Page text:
A jet-black German Shepherd bounded up to our rental car, tongue wagging, paws kicking up a cloud of golden dust. He sprinted alongside as we pulled up the gravel drive to a yellow clapboard farmhouse. A flock of chickens scurried out of sight.
It was early spring 2013, and we’d arrived at the Napa wine estate of Steve and Jill Klein Matthiasson, owners of Matthiasson Wines, whom Food & Wine had recently named Winemakers of the Year. Estate seemed too grandiose a term for this rustic spot—a five-acre patch of sun-dappled farmland on the outskirts of the town of Napa, all of it faithfully guarded by Koda, the vineyard dog, whose main defense against intruders seemed to be exuberant face-licking.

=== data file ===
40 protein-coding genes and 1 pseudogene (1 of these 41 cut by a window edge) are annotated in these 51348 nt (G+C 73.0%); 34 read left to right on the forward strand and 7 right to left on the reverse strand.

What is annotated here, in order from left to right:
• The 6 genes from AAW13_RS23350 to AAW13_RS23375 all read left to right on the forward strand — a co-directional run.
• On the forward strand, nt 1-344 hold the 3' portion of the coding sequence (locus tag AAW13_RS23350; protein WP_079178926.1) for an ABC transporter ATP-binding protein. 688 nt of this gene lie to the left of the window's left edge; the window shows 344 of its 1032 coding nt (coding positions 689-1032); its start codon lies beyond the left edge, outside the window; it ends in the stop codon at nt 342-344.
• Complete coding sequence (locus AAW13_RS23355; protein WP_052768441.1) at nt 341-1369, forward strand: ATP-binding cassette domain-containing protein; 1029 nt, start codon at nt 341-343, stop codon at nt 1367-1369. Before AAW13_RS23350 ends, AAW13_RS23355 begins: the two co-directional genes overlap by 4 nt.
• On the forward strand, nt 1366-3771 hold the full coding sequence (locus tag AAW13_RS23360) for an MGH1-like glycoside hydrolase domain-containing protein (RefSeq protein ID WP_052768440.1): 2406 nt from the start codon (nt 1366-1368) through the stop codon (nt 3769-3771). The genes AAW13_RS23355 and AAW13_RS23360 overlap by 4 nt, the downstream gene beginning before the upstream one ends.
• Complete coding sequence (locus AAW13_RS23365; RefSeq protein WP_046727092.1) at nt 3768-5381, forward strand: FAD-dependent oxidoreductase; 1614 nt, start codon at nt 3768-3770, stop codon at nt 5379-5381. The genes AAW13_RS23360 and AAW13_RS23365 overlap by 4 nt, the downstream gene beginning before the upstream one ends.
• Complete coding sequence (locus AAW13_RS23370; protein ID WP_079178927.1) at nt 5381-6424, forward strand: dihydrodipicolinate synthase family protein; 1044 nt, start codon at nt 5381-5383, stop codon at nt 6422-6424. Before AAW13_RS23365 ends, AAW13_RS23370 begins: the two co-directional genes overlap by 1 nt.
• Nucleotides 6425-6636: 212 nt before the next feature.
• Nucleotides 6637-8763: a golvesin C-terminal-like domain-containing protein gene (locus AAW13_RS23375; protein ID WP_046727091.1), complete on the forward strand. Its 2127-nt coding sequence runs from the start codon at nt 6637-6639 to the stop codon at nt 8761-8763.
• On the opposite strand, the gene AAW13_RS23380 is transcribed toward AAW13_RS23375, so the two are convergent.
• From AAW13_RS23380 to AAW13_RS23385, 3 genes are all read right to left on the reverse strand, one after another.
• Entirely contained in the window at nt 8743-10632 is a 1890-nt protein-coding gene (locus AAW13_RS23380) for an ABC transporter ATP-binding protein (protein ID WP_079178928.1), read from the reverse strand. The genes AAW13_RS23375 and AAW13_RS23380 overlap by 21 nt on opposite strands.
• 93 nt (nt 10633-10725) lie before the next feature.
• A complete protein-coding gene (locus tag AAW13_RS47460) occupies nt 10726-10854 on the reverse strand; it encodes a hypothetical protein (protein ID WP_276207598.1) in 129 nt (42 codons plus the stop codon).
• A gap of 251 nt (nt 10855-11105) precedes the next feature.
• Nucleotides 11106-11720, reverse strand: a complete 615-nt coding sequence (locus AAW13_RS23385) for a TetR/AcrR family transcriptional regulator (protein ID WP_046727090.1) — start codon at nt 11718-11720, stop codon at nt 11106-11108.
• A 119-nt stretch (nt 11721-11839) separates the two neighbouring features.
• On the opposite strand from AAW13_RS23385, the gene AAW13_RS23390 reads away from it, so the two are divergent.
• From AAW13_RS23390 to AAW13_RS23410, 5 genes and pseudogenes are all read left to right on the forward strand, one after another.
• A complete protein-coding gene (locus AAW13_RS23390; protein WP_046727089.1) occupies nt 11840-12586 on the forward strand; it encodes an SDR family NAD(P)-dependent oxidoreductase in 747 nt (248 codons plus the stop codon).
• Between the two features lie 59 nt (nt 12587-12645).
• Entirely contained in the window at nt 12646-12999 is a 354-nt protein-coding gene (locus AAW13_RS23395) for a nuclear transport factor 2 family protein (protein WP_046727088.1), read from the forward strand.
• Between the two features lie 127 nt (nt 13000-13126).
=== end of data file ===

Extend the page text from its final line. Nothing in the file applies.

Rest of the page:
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Steve had made his name as a much-in-demand viticultural consultant for top California wineries. Now he was applying that expertise to his own vines—planting lesser-known grapes like the fragrant Ribolla Gialla, a quirky native of Friuli rarely seen in California soil. As Steve and Jill walked me through their property, it was clear that this was a working farm. And as we tasted their refreshing whites, it struck me that theirs was a radical vision of what Napa wine could be.